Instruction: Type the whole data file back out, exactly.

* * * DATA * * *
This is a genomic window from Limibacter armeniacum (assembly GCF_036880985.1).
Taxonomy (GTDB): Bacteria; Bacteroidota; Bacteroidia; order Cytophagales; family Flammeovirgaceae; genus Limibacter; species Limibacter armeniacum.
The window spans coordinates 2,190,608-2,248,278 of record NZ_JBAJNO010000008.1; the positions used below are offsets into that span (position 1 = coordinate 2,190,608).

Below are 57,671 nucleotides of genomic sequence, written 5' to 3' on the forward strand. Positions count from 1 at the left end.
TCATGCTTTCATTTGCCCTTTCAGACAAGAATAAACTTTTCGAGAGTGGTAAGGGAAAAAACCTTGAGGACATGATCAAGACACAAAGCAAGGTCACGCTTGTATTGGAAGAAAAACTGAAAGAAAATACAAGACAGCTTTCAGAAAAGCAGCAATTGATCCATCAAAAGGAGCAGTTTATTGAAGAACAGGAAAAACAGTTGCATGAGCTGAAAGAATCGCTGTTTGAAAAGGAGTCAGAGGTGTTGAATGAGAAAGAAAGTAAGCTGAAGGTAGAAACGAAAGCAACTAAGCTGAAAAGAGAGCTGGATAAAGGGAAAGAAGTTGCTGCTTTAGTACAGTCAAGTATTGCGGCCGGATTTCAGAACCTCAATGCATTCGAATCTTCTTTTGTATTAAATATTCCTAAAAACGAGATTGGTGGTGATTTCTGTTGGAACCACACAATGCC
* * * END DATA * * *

This is a genomic window from Limibacter armeniacum (assembly GCF_036880985.1).
Taxonomy (GTDB): Bacteria; Bacteroidota; Bacteroidia; order Cytophagales; family Flammeovirgaceae; genus Limibacter; species Limibacter armeniacum.
The window spans coordinates 2,190,608-2,248,278 of record NZ_JBAJNO010000008.1; the positions used below are offsets into that span (position 1 = coordinate 2,190,608).

Below are 57,671 nucleotides of genomic sequence, written 5' to 3' on the forward strand. Positions count from 1 at the left end.
TCATGCTTTCATTTGCCCTTTCAGACAAGAATAAACTTTTCGAGAGTGGTAAGGGAAAAAACCTTGAGGACATGATCAAGACACAAAGCAAGGTCACGCTTGTATTGGAAGAAAAACTGAAAGAAAATACAAGACAGCTTTCAGAAAAGCAGCAATTGATCCATCAAAAGGAGCAGTTTATTGAAGAACAGGAAAAACAGTTGCATGAGCTGAAAGAATCGCTGTTTGAAAAGGAGTCAGAGGTGTTGAATGAGAAAGAAAGTAAGCTGAAGGTAGAAACGAAAGCAACTAAGCTGAAAAGAGAGCTGGATAAAGGGAAAGAAGTTGCTGCTTTAGTACAGTCAAGTATTGCGGCCGGATTTCAGAACCTCAATGCATTCGAATCTTCTTTTGTATTAAATATTCCTAAAAACGAGATTGGTGGTGATTTCTGTTGGAACCACACAATGCC